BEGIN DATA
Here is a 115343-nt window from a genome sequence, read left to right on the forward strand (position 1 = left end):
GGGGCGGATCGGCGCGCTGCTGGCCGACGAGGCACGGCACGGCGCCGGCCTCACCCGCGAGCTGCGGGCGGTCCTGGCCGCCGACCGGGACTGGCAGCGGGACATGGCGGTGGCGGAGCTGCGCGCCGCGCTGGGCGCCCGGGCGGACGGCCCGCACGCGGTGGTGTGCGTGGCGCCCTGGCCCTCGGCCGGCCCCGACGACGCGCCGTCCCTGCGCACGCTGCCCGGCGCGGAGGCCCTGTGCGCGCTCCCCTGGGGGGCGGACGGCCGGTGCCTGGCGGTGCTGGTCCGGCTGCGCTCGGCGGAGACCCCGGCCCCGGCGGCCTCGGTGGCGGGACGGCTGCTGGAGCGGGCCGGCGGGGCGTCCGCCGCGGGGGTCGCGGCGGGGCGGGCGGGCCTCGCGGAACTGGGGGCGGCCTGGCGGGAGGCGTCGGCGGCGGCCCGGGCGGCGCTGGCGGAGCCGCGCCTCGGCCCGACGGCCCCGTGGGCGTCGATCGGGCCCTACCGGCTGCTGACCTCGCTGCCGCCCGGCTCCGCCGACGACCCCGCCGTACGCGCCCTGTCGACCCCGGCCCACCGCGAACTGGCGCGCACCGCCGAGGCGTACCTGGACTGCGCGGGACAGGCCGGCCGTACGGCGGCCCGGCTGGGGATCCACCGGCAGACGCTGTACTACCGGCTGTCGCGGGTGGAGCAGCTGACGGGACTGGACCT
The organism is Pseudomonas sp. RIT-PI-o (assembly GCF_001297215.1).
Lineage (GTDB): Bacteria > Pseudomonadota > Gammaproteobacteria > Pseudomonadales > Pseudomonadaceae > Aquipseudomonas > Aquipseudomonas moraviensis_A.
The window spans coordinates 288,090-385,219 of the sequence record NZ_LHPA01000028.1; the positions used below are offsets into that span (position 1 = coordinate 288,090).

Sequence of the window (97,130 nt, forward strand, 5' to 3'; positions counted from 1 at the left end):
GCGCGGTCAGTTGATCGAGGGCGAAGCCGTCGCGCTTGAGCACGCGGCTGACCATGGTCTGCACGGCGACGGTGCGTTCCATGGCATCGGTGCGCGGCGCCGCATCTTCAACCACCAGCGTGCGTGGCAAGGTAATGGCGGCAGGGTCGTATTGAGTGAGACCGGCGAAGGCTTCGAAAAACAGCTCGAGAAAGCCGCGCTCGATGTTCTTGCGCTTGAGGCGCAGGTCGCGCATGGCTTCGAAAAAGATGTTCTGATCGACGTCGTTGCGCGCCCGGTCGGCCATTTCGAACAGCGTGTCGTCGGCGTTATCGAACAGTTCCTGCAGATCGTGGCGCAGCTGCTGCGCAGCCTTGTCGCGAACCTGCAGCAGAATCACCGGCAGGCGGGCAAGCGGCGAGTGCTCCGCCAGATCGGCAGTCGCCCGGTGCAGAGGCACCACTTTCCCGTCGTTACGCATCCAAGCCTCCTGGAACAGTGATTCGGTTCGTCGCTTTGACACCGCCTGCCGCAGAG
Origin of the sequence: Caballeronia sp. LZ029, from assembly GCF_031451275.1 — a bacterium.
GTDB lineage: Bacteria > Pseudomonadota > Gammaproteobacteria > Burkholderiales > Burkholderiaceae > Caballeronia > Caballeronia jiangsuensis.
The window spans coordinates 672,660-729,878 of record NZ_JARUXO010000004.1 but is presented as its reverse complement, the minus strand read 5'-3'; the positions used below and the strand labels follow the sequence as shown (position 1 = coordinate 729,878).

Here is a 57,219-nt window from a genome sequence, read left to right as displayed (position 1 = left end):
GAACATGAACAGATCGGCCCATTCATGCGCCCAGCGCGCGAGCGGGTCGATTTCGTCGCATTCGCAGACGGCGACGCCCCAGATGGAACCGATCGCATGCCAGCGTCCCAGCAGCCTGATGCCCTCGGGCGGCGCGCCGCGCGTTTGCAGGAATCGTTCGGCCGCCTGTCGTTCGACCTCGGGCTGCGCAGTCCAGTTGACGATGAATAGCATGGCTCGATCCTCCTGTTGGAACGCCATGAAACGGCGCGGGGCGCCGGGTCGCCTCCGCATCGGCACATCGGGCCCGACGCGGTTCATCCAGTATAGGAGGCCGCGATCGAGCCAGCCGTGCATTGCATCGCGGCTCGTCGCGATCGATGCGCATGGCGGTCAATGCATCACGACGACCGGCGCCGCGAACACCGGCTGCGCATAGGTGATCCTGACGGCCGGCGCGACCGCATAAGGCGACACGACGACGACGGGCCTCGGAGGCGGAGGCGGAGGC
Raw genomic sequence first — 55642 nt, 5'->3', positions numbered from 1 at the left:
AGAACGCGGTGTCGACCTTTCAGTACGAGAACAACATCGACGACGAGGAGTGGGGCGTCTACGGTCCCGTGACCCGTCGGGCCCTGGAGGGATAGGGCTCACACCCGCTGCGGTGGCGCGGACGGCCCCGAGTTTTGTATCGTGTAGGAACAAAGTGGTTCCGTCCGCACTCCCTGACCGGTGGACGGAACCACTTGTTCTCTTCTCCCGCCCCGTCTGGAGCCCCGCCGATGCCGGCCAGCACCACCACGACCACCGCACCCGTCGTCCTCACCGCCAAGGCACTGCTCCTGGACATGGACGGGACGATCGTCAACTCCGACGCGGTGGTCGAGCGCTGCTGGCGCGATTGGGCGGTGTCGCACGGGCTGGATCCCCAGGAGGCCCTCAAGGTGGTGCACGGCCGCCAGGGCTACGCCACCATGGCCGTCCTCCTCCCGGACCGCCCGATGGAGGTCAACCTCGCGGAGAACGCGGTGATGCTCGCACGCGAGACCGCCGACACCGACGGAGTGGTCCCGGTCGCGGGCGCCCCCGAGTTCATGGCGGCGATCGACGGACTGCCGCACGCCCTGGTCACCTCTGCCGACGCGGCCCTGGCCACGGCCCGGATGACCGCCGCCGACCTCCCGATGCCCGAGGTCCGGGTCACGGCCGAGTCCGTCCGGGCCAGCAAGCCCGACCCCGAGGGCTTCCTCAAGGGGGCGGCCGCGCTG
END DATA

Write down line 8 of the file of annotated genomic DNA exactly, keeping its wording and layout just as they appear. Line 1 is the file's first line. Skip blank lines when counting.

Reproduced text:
Origin of the sequence: Caballeronia sp. LZ029, from assembly GCF_031451275.1 — a bacterium.